Yali was quiet for a while before she responded. “Maybe what you’re saying will make sense once I’ve thought about it more,” she said neutrally. “But I’ve spent a lot of time doing what other people told me to. It’s a lot to process right now.”

“Oh, uh, right.” It had been a while since Yali had reacted that way to something, but I still recognized it. It was probably really upsetting for her, she was just holding back. I made myself shut up. “So, uh… want to show me more of the Farseers?”

“Right.” Yali manifested another photo and handed it to me. “Garthold Brannet. He was a lawyer who worked for some company, he’s all serious about his job –”

I looked at the photo. “That fucker!” I yelled.

“Is it him? The one who –”

“– who killed me? Haha no, this guy sucks. It’s more about when he was a human… like he did something against the Blood Temple? No – it feels like it was about the Blood Temple, but he didn’t do anything himself…”

Yali concentrated. “I don’t remember him doing anything against the Blood Temple either. Most of his work was in the Stern courts, which didn’t even have jurisdiction over the fifth ring back then. Unless that work is what the Blood God is mad about?”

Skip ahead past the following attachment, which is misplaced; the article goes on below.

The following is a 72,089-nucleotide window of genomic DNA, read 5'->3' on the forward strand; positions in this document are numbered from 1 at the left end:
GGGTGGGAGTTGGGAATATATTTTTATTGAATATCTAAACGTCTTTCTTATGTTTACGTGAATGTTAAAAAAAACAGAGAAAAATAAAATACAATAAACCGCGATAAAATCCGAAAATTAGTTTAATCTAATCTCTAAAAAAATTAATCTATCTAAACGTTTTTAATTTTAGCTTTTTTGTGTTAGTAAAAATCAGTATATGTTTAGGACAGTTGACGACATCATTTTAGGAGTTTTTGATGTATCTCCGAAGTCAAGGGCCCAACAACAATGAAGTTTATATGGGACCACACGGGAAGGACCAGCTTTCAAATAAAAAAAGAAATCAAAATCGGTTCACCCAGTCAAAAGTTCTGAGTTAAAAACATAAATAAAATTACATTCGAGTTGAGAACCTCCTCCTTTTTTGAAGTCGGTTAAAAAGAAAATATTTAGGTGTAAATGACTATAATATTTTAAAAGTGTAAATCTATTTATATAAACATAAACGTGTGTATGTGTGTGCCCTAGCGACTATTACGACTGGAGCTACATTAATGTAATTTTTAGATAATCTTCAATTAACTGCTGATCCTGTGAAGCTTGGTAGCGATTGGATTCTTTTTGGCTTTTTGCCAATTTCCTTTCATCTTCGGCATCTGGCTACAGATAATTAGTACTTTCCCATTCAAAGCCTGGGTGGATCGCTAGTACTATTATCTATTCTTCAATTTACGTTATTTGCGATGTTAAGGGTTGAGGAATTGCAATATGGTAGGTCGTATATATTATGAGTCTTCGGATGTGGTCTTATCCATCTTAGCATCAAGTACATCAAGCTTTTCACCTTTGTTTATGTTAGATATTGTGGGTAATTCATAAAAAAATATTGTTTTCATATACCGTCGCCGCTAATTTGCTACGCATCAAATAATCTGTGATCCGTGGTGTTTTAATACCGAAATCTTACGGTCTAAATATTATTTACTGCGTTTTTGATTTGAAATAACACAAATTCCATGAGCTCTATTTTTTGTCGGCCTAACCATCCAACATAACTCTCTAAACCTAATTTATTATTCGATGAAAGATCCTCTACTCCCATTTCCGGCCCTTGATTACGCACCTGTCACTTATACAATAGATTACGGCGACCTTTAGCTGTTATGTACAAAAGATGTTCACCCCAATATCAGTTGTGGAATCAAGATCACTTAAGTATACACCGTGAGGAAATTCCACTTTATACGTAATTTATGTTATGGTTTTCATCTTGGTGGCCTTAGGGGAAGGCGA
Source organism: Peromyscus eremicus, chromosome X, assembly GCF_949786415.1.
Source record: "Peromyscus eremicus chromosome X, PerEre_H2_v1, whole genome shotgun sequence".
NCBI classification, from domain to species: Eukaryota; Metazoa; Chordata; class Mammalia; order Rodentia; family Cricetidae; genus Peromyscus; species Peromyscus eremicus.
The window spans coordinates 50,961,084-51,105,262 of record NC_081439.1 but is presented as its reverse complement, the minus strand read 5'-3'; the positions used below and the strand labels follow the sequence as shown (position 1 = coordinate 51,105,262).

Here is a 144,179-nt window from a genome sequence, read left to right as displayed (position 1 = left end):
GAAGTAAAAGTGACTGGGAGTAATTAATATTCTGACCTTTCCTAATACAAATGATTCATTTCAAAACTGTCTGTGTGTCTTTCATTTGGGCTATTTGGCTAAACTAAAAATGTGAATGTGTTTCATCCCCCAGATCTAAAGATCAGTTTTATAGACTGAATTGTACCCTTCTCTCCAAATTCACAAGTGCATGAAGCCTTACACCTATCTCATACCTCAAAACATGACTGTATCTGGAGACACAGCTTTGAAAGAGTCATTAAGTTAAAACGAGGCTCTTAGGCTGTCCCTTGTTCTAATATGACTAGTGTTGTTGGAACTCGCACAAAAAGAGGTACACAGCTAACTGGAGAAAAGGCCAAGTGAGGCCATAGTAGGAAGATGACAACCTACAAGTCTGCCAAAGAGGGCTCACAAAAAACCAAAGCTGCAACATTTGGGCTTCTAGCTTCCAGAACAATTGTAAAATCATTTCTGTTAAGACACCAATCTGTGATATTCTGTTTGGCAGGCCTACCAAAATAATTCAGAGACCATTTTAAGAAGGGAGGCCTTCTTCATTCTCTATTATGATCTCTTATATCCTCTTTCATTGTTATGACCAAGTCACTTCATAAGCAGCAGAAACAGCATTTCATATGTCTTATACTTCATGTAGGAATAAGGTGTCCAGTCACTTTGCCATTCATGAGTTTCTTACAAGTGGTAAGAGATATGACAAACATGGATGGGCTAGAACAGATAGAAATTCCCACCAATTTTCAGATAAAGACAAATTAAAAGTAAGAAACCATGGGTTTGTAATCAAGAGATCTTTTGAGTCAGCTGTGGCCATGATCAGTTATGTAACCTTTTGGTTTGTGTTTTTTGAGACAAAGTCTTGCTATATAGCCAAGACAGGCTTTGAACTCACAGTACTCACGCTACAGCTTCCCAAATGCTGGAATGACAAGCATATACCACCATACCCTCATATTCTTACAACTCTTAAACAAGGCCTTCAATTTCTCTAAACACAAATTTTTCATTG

“Nah, I mean, Stern law is fucked up, but it’s not that. It’s…” But I couldn’t remember. The feeling was gone. “He just sucks,” I concluded.

So Yali kept listing off more Farseers. There was a librarian who had respected all the gods and worked to restore ancient scrolls. There was a grandfather who had spent his later years caring for his many grandchildren. There was a farmer who tried to keep the old lore of horticulture alive despite the shortcuts of modern technology…

“Oh, and of course there’s Hiram!” she said. “I almost didn’t think of him because I’m using his memories all the time, to know what to say.”

“Hiram Soleocchi…” I muttered as Yali gave me the rundown on him. Something seemed so familiar, but I just couldn’t place it. A man who talks the way Yali talks… a schoolteacher… a man who likes children, who knows how to be soothing…

And then it hit me. “By my heart’s blood!” I swore. “What gave you the right to use him – to ravel him! He was one of mine, he was part of my lifeblood! And you made him a Farseer?! You – oh gods, oh gods, and I must have killed him.” I looked down at my hands. What had I done? Painful tears sprang to my eyes. “Just when I thought you couldn’t get any more fucked up,” I sobbed. “You made me kill part of my own temple.”